For all-news cable TV, a judge's ruling last week allowing TV cameras into an August 6 hearing for NBA star Kobe Bryant (search) is like Christmas in July.
The media frenzy that so many have compared to the O.J. Simpson (search) case just got the one element it lacked — live TV pictures.
A Colorado judge, Frederick Gannett, agreed to allow one TV video camera into the courtroom next week at which the Los Angeles Laker superstar will hear the charges against him.
The ruling does not cover any future trial, if there is one. But the chance for the all-news cable channels to broadcast live pictures of Bryant — in a court, rather than playing on one — has kicked up the story's importance yet another notch.
"I think that the Simpson case was the legal version of 'The Perfect Storm.' It had everything going to make it what it became," says MSNBC and NBC News' chief legal correspondent Dan Abrams, who covered the Simpson case for Court TV.
"I think [the Bryant] case will be a Category 4 hurricane when it comes to media coverage - but it won't be 'The Perfect Storm.' "
Bryant is charged with raping a 19-year-old Colorado hotel worker who came to his room.
He already held a tearful press conference with his wife to express regret for the sexual encounter - which he says was consensual. The most obvious common denominator between the two cases is the race issue, Abrams says, adding that since the Simpson case, the TV landscape has changed.
"At the time of that trial there was no MSNBC or Fox News," says Abrams. "It was Court TV and CNN, but there's no question that people were interested."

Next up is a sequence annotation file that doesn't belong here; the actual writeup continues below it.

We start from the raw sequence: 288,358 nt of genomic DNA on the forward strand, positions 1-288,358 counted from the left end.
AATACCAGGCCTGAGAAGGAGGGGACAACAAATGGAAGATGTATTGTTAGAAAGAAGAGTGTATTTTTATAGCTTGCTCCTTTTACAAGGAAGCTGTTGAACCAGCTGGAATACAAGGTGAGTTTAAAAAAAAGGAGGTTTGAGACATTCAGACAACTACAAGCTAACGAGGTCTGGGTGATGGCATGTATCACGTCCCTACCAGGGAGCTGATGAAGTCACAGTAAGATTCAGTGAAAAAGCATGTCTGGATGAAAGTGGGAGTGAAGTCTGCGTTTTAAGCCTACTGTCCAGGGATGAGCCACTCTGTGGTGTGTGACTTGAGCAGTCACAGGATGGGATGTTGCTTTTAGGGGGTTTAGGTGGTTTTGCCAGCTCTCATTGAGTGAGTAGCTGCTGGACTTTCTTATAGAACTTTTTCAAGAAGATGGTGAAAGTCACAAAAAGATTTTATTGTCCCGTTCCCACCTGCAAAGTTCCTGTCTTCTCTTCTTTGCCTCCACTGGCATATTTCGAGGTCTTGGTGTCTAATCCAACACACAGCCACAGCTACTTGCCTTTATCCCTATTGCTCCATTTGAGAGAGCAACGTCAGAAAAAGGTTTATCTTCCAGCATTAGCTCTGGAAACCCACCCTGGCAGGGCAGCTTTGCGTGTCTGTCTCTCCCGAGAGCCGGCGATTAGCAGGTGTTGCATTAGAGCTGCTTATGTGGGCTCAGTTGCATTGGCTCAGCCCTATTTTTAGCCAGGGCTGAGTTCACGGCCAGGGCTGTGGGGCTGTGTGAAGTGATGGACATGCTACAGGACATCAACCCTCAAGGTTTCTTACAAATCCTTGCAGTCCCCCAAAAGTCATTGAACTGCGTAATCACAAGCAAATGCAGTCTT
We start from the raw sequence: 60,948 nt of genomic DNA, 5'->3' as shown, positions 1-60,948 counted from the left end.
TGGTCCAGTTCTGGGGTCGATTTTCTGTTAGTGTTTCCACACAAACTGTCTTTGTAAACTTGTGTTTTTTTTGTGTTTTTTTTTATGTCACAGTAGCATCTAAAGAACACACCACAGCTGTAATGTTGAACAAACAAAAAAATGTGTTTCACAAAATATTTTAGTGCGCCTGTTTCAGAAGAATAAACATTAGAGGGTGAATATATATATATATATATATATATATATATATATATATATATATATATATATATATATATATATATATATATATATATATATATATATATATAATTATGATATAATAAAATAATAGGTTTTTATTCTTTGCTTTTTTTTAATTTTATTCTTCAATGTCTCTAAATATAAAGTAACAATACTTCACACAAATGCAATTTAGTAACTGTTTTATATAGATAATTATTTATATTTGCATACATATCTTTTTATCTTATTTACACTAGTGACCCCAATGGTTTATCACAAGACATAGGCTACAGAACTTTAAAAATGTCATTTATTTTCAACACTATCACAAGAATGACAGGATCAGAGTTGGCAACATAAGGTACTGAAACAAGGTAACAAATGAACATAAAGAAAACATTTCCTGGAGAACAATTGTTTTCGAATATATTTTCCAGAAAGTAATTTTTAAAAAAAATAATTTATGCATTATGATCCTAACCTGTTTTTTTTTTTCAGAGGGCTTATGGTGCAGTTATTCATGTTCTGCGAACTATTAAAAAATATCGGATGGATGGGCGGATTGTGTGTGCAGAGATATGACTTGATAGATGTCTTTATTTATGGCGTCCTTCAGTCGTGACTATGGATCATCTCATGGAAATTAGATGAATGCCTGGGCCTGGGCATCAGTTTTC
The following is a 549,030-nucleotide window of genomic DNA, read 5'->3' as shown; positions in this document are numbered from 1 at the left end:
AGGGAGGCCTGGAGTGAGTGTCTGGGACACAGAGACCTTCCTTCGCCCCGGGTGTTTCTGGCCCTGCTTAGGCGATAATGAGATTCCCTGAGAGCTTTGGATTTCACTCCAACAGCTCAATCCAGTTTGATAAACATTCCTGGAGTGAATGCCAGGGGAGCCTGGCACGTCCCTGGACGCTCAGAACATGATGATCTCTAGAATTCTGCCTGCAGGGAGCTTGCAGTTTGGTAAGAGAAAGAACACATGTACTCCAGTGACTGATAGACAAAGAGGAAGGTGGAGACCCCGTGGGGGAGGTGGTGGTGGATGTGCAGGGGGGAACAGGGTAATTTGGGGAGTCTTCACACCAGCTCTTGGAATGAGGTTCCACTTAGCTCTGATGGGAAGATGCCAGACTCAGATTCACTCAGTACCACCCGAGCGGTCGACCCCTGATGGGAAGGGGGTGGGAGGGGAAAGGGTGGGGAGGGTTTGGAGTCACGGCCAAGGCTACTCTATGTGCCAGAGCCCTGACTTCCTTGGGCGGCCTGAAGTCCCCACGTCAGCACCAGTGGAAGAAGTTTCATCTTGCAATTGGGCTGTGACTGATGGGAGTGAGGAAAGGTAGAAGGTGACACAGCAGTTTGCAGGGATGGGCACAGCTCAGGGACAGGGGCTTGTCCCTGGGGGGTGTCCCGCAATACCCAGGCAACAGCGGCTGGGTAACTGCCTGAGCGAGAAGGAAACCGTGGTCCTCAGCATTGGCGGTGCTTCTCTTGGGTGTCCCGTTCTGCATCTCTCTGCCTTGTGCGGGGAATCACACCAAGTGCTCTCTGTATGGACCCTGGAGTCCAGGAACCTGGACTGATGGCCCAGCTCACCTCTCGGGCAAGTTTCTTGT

In truth, the TV news outlets have been looking for a story like O.J. for a long time.
The Simpson case actually changed the landscape of TV - drawing millions away from the soap operas, putting Court TV on the map and teaching cable-news execs that staying with a single, hot story for an entire day actually built viewership rather than scaring it away.
Even the events of 9/11 have not been able to provide the kind of sustained, ratings-producing interest that the Simpson murder case did.
"Nothing will ever be as big as O.J., but this is newsworthy and it comes during the summer when there aren't a lot of options on TV," says TV-industry analyst Marc Berman.
"People are going to want to watch this, he's a sports celebrity who has fallen from grace - it's real life drama and people want to see him on trial."
Colorado officials will likely look long and hard at what effects TV has on the hearing next week.
State law permits cameras in the court for the trial — and that decision will be one of the most important media rulings of the year.
"I think that court rooms were built with galleries, with rows of benches, for a reason," says Abrams.
"To me, it makes perfect sense that in this day and age a public trial involves coverage with a single camera. It's not some secret government effort. It's the people of the State of Colorado. The people have a right to be able to watch, even when there are not enough seats inside the courtroom," he says.
For sure, there will be no parking spots on the streets in front of the Eagle County court house next week because of all the TV trucks.